Lou Dunham and Walter Forlini won copies of Titanic: Adventure Out of Time. Dust: A Tale of the Wired West was won by Glenn Rounsevell and Julia Wickerham. Richard Cross and Mary Ellen Jehn were winners of Time Lapse. Titanic T-shirts went to Susan Lawrence, Robert W. Moore and Jim Hays. Time Lapse T-Shirts were presented to Steven Thorpe and David Wilson. Carl Bednar, Larry Ichter, Henry Ware and Greg Knott won Dust T-shirts. FWB Hard Disk Toolkit software was won by John DiBella, Grace Gallager and Richard Goodwin. A Claris Amazing Animation CD-ROM went to Thomas Berens, John Hyland and Jim Kelly. The ever-popular Apple Services drink bottle left over from MacWorld Boston went to Edward Miller and the Code Warrior T-shirt went to Lou Ward.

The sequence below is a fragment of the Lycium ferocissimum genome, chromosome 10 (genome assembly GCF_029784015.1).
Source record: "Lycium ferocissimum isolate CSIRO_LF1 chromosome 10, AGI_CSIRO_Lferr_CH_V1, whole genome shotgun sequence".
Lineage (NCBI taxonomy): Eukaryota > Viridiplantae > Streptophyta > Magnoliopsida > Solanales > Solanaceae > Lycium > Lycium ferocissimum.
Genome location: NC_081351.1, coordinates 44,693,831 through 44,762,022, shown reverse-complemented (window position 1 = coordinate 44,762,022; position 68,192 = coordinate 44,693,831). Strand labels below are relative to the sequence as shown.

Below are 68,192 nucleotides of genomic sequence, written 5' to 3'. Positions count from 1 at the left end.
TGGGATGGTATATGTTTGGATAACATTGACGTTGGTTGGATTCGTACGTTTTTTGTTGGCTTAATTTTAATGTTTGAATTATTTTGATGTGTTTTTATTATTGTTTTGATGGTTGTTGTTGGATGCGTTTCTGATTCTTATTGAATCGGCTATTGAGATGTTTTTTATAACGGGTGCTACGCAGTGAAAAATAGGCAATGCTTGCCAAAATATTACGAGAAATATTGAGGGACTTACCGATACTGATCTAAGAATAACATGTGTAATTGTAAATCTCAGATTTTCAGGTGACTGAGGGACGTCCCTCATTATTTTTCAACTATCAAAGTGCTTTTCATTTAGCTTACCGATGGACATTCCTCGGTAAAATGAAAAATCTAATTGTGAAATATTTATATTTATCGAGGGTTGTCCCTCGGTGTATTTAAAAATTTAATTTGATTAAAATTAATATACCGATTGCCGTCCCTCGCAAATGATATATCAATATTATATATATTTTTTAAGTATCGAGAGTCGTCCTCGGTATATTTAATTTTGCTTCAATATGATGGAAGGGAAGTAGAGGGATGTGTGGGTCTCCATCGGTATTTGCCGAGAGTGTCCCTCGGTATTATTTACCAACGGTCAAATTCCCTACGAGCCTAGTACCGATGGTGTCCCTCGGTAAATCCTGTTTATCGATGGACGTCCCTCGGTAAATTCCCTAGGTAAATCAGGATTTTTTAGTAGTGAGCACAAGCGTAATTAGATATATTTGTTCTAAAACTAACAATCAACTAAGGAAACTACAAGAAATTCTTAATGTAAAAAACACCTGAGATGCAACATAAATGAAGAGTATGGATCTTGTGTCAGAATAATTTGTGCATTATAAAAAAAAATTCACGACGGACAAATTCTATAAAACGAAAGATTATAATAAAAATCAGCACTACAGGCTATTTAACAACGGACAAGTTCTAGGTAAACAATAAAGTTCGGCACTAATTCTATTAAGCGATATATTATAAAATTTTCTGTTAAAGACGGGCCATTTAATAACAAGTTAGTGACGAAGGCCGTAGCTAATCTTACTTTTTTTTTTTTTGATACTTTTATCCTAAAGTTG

Books, books, and more books: Internet Explorer Kit to Roger Hirschy, Walking the World Wide Web to R. Ketchel, Sex, Lies and Video Games to Olin Bockes, What's On the Internet to Andy Werthmann, The Internet for Macs for Dummies to Susan Ware and Free Stuff from the Internet to Bill Wydro.

Thanks to all of you who attended, and special thanks to GTE Entertainment, Cyberflix and Rand Cabus and to Aaron Bird and Datastream Imaging Systems. Many, many thanks to Proxima and Bonnie Allen for the loan of the super projection system that adds so much to our meetings each month. My personal thanks to Beth, Lawrence, Tom, Lorin, my son David and to all of the other Pi volunteers who help make it easier for me to put these meetings together every month. Don't forget: Garage Sale December 14 in the NOVA Gymnasium right across the hall. See you next meeting when Apple Computer will return. Have a happy holiday season.

Send meeting comments to: don.essick@tcs.wap.org.